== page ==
Based on fits to the experimental line profile immediately after photoconversion, we set *a* = 1.7 and *w* = 400nm (Figure 7s2). The KMTs were pre-equilibrated for 20 minutes of simulation time before the simulation line was drawn to ensure the KMTs were in steady state. We projected the simulated photoconverted tubulin intensity along the spindle axis and summed the contribution of each KMTs along each of the spindle streamlines to produce a KMT line profile.

#### Non-KMTs

For the non-KMTs, we calculated the initial intensity of photoconverted tubulin along a streamline by multiplying the density of non-KMTs along the streamline by a Cauchy intensity profile along the spindle axis. We then translated the entire profile along the streamline towards the pole at a uniform speed equal to the speed of KMT minus ends where the line was drawn *v*(*s*). The profile height decayed at a rate *r _{NK}* = 4min

^{-1}measured in the photoconversion experiment (Figure 3H). Changing the simulated speed of the non-KMTs did not significantly impact the measured speed of the KMTs after the final analysis (Figure A3). Like the KMTs, we simulated the motion of the peak along each streamline, projected onto the spindle axis and then summed the streamlines together to produce a line profile. We added the KMT and non-KMT profile together, normalizing the profiles so that the KMT to non-KMT intensity ratio was 4:1.

#### Reincorporated Background

Finally, we included the contribution of reincorporated tubulin from photomarked microtubules that depolymerized. We modeled the background as a constant tubulin profile whose height exponentially approached a plateau value We determined the profile of reincorporated tubulin background from the average profile of tubulin along the spindle axis in cells with an mCherry:alpha-tubulin marker. (Figure A4). The height and timescale of the background profile were found using the photoconverted tubulin signal at the opposite pole in the photoconversion experiments. We fit a Gaussian to the photoconverted tubulin profile at the opposite pole. We then fit the height of the peak over time to determine the height and timescale of the background profile (Figure A5). The background incorporation took τ_{bkgd} = 80*s* and leveled off to *A* = 3% of the height of the original peak.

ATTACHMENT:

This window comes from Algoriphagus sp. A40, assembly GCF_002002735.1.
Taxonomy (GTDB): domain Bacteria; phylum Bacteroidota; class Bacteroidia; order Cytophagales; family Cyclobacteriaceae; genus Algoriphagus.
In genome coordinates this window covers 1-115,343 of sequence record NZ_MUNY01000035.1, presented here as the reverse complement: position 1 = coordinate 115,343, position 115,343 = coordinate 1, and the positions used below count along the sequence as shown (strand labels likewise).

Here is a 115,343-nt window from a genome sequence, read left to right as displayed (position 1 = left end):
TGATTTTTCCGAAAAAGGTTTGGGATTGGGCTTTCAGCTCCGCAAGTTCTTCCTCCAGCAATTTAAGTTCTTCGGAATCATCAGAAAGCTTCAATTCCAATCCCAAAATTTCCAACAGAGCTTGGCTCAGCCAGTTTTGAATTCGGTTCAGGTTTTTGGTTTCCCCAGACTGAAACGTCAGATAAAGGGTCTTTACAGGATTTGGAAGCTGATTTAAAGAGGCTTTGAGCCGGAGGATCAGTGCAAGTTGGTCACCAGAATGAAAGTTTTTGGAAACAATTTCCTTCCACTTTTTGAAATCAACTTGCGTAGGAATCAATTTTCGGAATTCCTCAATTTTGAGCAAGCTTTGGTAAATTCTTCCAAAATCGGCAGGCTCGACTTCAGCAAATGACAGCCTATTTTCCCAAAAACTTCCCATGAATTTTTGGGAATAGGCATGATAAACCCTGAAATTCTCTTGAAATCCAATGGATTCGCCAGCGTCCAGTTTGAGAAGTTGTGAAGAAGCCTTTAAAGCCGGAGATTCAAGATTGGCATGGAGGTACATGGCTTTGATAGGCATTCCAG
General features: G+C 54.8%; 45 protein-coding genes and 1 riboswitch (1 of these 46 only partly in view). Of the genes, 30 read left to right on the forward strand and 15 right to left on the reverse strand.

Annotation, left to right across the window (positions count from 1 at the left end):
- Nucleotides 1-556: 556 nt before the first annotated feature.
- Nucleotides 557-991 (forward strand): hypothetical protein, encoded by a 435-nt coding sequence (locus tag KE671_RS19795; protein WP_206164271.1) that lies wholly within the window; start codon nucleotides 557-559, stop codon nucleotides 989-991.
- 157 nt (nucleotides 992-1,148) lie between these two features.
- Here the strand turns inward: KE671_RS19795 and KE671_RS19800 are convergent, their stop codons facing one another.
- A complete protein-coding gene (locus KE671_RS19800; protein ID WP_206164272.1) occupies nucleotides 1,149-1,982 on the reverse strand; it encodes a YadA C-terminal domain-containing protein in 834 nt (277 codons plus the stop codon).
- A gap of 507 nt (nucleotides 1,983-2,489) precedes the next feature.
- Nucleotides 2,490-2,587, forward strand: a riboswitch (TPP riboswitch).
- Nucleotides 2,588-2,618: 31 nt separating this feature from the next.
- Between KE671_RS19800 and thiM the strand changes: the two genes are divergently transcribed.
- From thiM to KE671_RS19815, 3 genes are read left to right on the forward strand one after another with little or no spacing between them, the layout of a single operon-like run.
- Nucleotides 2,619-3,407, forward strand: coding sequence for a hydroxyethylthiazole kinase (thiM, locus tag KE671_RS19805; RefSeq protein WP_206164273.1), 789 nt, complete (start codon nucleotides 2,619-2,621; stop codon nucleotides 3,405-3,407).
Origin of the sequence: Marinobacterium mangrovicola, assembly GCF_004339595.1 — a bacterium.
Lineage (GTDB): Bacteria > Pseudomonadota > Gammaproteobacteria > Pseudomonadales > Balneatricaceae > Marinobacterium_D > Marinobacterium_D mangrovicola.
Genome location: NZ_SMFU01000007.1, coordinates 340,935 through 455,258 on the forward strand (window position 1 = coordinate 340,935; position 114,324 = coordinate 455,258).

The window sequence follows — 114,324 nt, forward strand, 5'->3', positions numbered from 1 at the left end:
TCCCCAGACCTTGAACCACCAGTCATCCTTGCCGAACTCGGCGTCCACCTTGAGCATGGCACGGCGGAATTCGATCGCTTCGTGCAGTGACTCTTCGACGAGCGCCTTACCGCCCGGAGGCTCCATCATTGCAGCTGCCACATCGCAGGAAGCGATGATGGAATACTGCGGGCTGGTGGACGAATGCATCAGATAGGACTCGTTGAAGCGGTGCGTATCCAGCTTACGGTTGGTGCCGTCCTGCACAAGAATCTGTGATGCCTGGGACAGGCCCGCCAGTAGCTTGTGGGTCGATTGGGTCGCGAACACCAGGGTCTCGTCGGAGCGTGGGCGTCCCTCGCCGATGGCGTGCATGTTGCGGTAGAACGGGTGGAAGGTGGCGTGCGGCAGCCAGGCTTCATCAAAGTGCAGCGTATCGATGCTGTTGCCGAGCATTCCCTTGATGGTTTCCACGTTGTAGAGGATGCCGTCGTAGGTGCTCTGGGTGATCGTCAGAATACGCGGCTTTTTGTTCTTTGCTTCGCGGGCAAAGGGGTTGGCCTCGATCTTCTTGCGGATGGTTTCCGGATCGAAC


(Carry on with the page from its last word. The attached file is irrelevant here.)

#### Fitting the motion and decay of the simulated peak

We summed the contribution of the KMTs, non-KMTs and background together and then convolved the line profile with a Gaussian with width 250nm to simulate the microscope point spread function. We then processed our simulated curves through the same algorithm we used to fit the experimental curves (see Methods): fit the pixels near the top of the peak to a Gaussian, fit the center of the Gaussian to a line to determine the velocity, fit the height of the Gaussian corrected for background to a dual-exponential to determine KMT and non-KMT stability.

#### Error Analysis